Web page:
The Afghan government on Sunday said an assessment of the structure of the National Security Council (NSC) will be considered in line with the security situation in the country.
This comes a day after the Kunduz fact-finding team released its findings on the fall of the city to the Taliban and pointed a finger at the NSC. They said there is no coordination or unity among the NSC members. The commission recommended a change in the structure of members.
Hashemi said however that this had not been part of the commission’s task to assess the NSC but government will consider their recommendations in line with the security situation in the country.
Meanwhile, the Ministry of Interior (MoI) said that following the release of the report, police in Kunduz have been directed to take necessary measures to maintain better security in the province.
The Kunduz fact-finding commission had been assigned by Afghan President Ashraf Ghani to probe the fall of the city late September. The commission released its findings on Saturday. They said there had been no conspiracy over the fall of the city but that poor management had led to the crisis.
Hashemi said: “The president had given full authority to the delegation [task team] to investigate all aspects of the issue independently and include it in to the report. Although specifically this was not a part of their job but they did assess the National Security Council’s activities and they did offer their recommendations and we will consider those recommendations in line with the country’s security situation.”
Meanwhile, the MoI has reiterated that the Afghan security forces were still continuing their military campaigns against insurgents in various parts of Kunduz province.
“Operations are still going on in Kunduz in areas of Dasht-e-Archi and Qala Zal. Those areas are where insurgents have been operating and are keeping facilities, but we have almost destroyed these facilities,” MoI spokesman Sediq Sediqqi said.
The MoI has also vowed to take necessary steps to recover military equipment seized by Taliban fighters during the collapse of Kunduz.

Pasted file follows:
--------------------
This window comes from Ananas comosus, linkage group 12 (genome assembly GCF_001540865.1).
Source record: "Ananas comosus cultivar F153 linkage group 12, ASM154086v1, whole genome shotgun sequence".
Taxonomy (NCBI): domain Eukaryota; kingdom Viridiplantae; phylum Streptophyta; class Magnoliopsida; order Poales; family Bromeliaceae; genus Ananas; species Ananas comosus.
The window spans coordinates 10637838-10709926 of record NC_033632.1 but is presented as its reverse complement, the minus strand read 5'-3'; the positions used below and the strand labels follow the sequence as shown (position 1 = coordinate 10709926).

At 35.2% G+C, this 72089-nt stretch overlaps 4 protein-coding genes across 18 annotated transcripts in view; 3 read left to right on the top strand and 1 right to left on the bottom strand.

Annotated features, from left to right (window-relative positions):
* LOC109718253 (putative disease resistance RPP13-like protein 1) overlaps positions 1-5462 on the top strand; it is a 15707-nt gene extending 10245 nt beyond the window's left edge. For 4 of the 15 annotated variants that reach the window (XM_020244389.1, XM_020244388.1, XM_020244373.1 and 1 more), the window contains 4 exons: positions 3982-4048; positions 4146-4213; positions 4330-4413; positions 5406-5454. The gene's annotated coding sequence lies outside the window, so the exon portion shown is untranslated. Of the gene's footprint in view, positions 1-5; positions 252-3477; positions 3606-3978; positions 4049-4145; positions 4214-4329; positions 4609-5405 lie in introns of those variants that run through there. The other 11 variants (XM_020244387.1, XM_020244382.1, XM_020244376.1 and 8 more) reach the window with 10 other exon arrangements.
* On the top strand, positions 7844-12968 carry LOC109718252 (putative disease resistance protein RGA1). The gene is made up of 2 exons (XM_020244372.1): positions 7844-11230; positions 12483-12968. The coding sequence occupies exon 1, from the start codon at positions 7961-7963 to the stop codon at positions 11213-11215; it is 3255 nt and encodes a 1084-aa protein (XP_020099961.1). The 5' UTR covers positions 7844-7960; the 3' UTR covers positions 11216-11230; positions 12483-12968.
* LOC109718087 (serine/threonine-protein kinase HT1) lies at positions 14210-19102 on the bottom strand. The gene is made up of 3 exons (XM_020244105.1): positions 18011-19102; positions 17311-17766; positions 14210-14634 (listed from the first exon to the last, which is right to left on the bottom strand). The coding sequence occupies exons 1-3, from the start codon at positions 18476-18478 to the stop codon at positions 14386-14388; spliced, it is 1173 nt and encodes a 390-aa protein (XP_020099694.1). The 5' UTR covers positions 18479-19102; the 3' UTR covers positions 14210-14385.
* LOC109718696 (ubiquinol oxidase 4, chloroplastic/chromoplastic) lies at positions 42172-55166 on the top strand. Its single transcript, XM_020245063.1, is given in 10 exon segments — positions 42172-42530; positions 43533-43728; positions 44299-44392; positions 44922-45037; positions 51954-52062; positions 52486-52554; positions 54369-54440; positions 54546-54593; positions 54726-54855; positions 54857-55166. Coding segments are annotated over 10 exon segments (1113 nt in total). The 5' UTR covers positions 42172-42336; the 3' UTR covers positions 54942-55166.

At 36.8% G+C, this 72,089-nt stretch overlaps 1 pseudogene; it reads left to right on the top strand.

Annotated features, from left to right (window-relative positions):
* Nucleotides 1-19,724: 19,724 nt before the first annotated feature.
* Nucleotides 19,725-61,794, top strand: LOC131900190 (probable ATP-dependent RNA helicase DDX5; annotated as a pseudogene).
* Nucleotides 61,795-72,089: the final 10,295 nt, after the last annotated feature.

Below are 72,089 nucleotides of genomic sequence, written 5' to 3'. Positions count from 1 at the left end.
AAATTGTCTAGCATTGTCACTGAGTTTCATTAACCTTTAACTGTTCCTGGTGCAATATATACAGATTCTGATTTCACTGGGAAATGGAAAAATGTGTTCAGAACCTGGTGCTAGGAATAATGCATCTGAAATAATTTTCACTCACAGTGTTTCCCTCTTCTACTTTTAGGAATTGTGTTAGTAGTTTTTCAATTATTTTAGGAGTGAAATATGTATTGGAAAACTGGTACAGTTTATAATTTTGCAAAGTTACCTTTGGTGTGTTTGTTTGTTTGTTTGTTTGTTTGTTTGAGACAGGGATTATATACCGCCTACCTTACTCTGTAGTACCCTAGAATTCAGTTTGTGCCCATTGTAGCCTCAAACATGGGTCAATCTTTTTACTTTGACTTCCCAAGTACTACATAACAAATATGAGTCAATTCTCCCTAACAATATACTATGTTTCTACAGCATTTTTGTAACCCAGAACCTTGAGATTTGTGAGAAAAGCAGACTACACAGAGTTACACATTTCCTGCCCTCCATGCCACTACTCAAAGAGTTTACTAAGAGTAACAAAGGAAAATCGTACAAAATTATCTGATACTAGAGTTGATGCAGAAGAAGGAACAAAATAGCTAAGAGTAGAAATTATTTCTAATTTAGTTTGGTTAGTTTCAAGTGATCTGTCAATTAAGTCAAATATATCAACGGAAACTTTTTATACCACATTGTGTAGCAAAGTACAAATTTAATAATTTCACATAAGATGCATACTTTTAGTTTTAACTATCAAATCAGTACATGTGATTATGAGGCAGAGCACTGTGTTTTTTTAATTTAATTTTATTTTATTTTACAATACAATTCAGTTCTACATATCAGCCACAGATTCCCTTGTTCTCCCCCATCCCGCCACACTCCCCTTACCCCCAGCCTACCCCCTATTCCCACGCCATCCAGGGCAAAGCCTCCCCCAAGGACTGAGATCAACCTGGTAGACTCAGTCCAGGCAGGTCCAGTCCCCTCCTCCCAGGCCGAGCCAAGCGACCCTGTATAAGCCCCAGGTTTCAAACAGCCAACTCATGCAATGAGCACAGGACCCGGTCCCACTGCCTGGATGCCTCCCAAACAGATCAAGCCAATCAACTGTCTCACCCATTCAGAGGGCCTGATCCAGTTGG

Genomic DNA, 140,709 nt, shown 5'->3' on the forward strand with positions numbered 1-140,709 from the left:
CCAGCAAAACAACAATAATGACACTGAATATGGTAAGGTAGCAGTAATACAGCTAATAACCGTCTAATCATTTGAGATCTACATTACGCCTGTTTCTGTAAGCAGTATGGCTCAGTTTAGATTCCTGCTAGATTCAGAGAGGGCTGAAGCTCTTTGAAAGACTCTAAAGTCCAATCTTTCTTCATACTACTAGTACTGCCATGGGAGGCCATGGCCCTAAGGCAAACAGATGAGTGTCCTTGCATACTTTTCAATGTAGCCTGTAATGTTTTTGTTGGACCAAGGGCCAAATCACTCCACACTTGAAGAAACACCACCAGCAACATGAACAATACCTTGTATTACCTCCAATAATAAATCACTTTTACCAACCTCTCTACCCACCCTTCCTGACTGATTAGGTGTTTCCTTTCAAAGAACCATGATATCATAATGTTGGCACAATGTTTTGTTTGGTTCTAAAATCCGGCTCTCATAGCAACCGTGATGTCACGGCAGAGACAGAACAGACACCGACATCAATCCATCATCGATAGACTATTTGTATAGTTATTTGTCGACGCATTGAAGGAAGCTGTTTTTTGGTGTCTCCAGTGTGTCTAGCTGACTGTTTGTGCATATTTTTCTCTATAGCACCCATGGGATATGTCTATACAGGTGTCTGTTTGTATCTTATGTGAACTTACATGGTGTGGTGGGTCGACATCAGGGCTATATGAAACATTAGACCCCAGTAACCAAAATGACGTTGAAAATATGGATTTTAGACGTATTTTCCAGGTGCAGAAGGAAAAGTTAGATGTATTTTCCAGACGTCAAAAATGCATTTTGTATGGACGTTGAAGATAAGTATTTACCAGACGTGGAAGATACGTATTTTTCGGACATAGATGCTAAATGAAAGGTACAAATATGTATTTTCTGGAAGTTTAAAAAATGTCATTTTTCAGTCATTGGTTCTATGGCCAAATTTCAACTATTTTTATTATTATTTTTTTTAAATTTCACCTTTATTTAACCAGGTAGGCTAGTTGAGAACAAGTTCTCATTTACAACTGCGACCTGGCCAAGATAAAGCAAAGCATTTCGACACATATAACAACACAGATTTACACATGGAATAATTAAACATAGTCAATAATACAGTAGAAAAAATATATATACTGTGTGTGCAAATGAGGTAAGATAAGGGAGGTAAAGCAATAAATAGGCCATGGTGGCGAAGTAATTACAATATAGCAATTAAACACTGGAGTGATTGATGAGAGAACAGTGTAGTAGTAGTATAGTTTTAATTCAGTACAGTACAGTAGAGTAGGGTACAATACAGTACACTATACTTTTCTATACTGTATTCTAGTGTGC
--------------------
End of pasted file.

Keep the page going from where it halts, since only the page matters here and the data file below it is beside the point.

In addition, a number of Afghan lawmakers also stressed the need for the implementation of the recommendations made by the Kunduz fact-finding commission.
“The report must not be politicized and nepotism must not come in to it. Justice must be served on all those who in any way were negligent or involved in the issue,” MP Fatima Aziz said.
On Saturday the Kunduz fact-finding commission released its report following a three week investigation into the incident. The commission found government had been negligent in the security situation in the run up to the crisis.
Commission chairman, former NDS chief, Amrullah Saleh said Kunduz war had been planned by an “army and an intelligence service” and that the Taliban had taken orders during the siege from Peshawar.
Saleh also stated that the commission found evidence of a “grey network” in Kunduz that was anti-Taliban but in favor of a weak government. He said this “network” was running a parallel government in Kunduz and that it had support from within the Kabul administration.
Pointing a finger at the NSC, he said the commission’s “first line of criticism is with the president’s office (National Security Council). We will not hide anything.”
He said the commission found that the government made a big mistake when Taliban took control of Chardara and Dasht-i-Archi districts. He said troops failed to carry out operations to retake these areas.
According to him, local police had been under Taliban pressure for three months ahead of the incident but had not been given any back up.